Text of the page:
Journal of Marine Biology & Oceanography ISSN: 2324-8661

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Epiphytic Bacteria of Macroalgae of the Genus Ulva and their Potential in Producing Enzymes Having Biotechnological Interest

Epiphytic Bacteria of Macroalgae of the Genus Ulva and their Potential in Producing Enzymes Having Biotechnological Interest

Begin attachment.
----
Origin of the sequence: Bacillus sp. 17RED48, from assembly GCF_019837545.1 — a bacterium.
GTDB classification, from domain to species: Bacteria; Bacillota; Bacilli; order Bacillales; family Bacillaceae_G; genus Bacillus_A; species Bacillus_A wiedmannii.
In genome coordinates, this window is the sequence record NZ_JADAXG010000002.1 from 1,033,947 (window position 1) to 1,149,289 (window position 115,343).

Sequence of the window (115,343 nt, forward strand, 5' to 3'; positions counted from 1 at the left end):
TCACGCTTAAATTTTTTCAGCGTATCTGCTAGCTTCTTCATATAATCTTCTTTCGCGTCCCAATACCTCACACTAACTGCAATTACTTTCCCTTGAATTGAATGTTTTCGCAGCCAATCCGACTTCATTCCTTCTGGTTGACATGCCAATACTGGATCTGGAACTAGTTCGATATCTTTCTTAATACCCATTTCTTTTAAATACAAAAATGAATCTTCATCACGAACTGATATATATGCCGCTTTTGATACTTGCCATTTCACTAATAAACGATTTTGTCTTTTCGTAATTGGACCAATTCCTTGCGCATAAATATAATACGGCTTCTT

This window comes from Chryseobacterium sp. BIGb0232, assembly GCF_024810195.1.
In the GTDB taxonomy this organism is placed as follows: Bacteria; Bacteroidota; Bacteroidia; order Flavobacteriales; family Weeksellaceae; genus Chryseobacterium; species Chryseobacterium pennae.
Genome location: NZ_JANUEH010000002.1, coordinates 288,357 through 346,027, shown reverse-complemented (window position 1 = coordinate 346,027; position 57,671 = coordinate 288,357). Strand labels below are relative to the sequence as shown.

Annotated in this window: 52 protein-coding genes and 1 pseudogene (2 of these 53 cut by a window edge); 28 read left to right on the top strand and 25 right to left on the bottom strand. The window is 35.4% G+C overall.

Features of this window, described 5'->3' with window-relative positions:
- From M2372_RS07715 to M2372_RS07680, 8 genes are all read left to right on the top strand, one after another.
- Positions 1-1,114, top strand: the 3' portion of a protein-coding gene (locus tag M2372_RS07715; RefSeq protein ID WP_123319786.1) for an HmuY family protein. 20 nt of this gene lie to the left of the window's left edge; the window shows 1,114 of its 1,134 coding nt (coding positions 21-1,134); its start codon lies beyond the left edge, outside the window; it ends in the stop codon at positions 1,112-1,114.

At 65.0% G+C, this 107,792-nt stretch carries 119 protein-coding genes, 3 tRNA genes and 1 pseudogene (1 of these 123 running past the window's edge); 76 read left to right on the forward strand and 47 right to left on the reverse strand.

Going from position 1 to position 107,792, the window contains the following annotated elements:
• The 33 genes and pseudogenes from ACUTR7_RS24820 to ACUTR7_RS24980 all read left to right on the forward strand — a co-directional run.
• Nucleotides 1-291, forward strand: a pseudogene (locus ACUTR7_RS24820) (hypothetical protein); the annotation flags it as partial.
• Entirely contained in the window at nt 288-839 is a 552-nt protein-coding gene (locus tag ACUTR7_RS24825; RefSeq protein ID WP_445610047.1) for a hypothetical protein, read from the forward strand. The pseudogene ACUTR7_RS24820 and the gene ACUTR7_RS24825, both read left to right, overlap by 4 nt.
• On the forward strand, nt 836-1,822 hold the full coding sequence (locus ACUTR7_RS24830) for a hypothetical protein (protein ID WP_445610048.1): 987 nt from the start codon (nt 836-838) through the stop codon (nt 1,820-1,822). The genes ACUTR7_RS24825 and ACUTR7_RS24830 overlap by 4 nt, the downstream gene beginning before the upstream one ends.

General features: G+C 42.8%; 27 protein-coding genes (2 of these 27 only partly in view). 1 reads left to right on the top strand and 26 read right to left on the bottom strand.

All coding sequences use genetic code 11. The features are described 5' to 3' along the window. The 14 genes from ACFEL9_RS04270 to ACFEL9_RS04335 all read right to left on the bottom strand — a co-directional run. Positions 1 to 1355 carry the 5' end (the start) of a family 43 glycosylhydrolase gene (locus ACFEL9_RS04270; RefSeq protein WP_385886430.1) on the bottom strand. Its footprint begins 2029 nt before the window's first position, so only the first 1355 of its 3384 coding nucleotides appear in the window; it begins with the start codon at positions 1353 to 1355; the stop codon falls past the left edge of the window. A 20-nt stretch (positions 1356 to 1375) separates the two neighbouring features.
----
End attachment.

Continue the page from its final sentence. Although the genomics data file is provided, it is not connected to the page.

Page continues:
Marine environment represents broad potential for discovering novel enzymes having biochemical and functional properties with added value. Metagenomics approaches have promoted the search for and facilitated the discovery of genes encoding enzymes having particular characteristics. Such approaches have focused on exploring microbial diversity at the functional level, often starting with marine samples. Communities associated with living surfaces, particularly marine macroalgae from the genus Ulva, are known to harbor a great number of associated microorganisms having host-specific colonization patterns and are influenced by the macroalgae’s characteristics, such as cell wall components and defense mechanisms. Monosaccharides, such as rhamnose, xylose, glucose, mannose and galactose, are part of algal polysaccharides constituting the cell wall and the storage material; these algal polysaccharides are a potential source of carbon and energy for numerous marine bacteria. Macroalgal production of these polysaccharides promotes the generation of enzymes synthesized by epiphytic bacteria that are able to degrade a great diversity of compounds. Bacteria associated with macroalgae from the genus Ulva thus represent a source of enzymes having biotechnological interest. Some of the most outstanding discoveries to date are discussed and described in this review.

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